"Option" article with Jared Hendrickson of Chemlab



by Sandy Masuo

Jared Hendrikson lives in a gray world. But far from being dreary, it's full of mystery, intrigue and "chaos music," the term he applies to the kind of computer- and sampler-based sounds he and Dylan Thomas More have been generating as Chemlab for the past six years. The New York-based duo is currently ensconced in Chemlab's "sort of illegal" mobile studio, working on the follow-up to their 1994 full-length debut, Burn Out At the Hydrogen Bar (Metal Blade). As Hendrikson zig-zags between the fuzzy facts of his life and the concrete beliefs behind Chemlab's music, segments of intense, interwoven rhythms waft in the background.

 Ask his age and he responds obliquely with an appreciation of the Internet, where you aren't defined by gender, race or age, but by what you have to say. Inquire about his past and you'll get vague references to formative years in Europe and Africa, gutters and streets. At the American University in Washington, D.C., Hendrikson, the product of an organic chemist father and an agnostic mother, , pursued a double major in Soviet studies and Russian language, plus a minor in French, until his "conflict of interest between experiencing life on the streets and being an 'A' student" drove him out of academia and into the D.C. music scene.

 "Living on the streets sort of came as a byproduct of being tremendously interested in the art scene and the music scene," he explains. "The performance scene in D.C. in the early '80s wasn't dictated by the Christian fundamentalist-like sentiments of certain bands." Hendrikson discreetly avoids the words Minor Threat or Fugazi. "It was a much wider spectrum, socio-culturally. It was clique-y but people's minds were a little more open, I think, 'cause all of us were still dealing with ripples that were ballooning out from the late-'70s-the explosion of industrial music and how all of those forces came together. It provided a lot of fertile ground to fuck around with, so..." His voice trails off for a moment, then cuts back in: "Does that sound like a lot of clap-trap or what?"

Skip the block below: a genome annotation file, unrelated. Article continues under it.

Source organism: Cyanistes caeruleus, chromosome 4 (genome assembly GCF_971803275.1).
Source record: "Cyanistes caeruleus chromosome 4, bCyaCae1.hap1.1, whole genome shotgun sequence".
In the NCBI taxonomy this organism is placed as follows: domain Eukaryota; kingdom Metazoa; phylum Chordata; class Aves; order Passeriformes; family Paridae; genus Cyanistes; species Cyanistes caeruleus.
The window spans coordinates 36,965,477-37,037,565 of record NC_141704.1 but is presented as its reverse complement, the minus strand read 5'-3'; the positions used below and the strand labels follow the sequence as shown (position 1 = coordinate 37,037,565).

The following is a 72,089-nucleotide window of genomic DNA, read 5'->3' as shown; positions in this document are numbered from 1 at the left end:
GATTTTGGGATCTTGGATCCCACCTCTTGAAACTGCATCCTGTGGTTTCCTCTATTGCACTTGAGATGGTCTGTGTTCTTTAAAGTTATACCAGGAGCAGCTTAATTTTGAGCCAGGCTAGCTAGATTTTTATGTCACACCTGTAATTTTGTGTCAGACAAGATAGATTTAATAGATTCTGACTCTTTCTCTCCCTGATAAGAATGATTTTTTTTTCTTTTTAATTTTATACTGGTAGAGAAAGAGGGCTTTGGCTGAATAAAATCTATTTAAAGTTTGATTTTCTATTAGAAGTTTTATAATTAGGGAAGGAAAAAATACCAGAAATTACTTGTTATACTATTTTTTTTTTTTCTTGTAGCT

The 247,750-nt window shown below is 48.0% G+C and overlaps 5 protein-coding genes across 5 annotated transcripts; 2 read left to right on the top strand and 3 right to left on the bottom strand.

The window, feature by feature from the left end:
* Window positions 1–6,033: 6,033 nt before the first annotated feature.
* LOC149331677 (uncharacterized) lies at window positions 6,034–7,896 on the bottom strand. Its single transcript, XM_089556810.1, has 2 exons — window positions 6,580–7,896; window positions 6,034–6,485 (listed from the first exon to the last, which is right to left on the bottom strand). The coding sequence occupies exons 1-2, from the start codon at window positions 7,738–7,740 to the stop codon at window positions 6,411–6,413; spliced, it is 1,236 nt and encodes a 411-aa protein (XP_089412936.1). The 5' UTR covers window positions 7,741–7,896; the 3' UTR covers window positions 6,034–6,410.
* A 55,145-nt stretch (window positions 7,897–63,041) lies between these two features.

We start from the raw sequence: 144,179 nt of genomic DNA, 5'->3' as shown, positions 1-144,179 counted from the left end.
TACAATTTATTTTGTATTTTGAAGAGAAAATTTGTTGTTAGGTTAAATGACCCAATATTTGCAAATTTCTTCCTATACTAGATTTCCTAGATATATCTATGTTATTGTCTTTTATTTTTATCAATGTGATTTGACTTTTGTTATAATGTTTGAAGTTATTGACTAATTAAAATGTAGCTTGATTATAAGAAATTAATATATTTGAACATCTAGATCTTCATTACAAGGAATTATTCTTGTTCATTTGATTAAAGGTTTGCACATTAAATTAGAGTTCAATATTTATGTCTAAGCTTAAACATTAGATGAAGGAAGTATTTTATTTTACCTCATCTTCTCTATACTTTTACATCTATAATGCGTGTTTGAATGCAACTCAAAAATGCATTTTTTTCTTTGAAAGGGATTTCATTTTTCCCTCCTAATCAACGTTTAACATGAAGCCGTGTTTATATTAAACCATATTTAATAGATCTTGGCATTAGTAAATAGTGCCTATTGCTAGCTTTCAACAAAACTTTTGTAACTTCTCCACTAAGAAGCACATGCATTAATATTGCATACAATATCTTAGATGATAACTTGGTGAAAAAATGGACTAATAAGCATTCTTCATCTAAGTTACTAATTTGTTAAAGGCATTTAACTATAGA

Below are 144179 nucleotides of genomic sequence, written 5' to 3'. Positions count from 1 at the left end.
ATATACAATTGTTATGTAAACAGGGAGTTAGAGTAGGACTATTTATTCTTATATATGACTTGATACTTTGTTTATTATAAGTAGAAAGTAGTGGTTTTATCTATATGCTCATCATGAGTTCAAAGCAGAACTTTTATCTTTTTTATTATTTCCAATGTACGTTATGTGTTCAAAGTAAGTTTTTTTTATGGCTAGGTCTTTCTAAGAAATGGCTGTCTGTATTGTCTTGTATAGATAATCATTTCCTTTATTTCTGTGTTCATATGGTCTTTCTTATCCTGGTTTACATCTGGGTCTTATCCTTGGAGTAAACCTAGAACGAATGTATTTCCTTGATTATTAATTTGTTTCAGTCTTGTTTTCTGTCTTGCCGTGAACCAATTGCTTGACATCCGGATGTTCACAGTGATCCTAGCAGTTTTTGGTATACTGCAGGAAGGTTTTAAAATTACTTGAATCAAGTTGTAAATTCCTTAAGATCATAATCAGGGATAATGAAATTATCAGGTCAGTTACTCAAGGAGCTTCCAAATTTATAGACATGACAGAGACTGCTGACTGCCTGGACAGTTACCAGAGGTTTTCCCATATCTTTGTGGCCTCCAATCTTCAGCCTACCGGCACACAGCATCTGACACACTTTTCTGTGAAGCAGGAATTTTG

It's a typical Hendrikson move, undercutting his own observation, leaving the point dangling somewhere between ardent sincerity and mocking irony. After a long diatribe about the failure of the neo-punk brigade to truly push any boundaries-political or aesthetic-he rejects the implication that Chemlab does any such thing. "God, are you crazy?" he exclaims. "We're making nothing out of something, making a molehill out of a mountain, taking a lot of talent and churning out pop songs." But far from being self-contradictory, Hendrikson's point is about the fallacy of absolutes: one that mirrors the juxtaposition of dance pop and industrial textures in Chemlab's music.

 "We're completely entranced with this philosophy of absolutes," he says. "Everything's gotta be either black or white. That's just so fucking easy. And that's not real life. It's not that simple. And so when I say that my perception of rock'n'roll is that it's this 'force,' I mean it's a force that has certain aspects of entropy in it-a planned obsolescence almost. I don't think it's a political motivator. It's a personal motivator."

 The revolution may not be televised, according to Chemlab, but it will be digitized. The cyberpunks Chemlab played to while on tour with Nine Inch Nails in 1991 grew up on the nets, not watching TV. The original punk movement, predicated on a rejection of the gluttony of the record industry, eschewed the high-tech studio aesthetic as virulently as the corporations which controlled it. Now that the tables have turned, it's the cyberpunks armed with computers who are the greatest threat to the status quo.

"The sampler is an instrument. In fact, it's the instrument. It's the new kid on the block, Mr. Guitar," he says with a sinister laugh. "Because, you see, the guitar is an absolute and and the sampler is a gray area."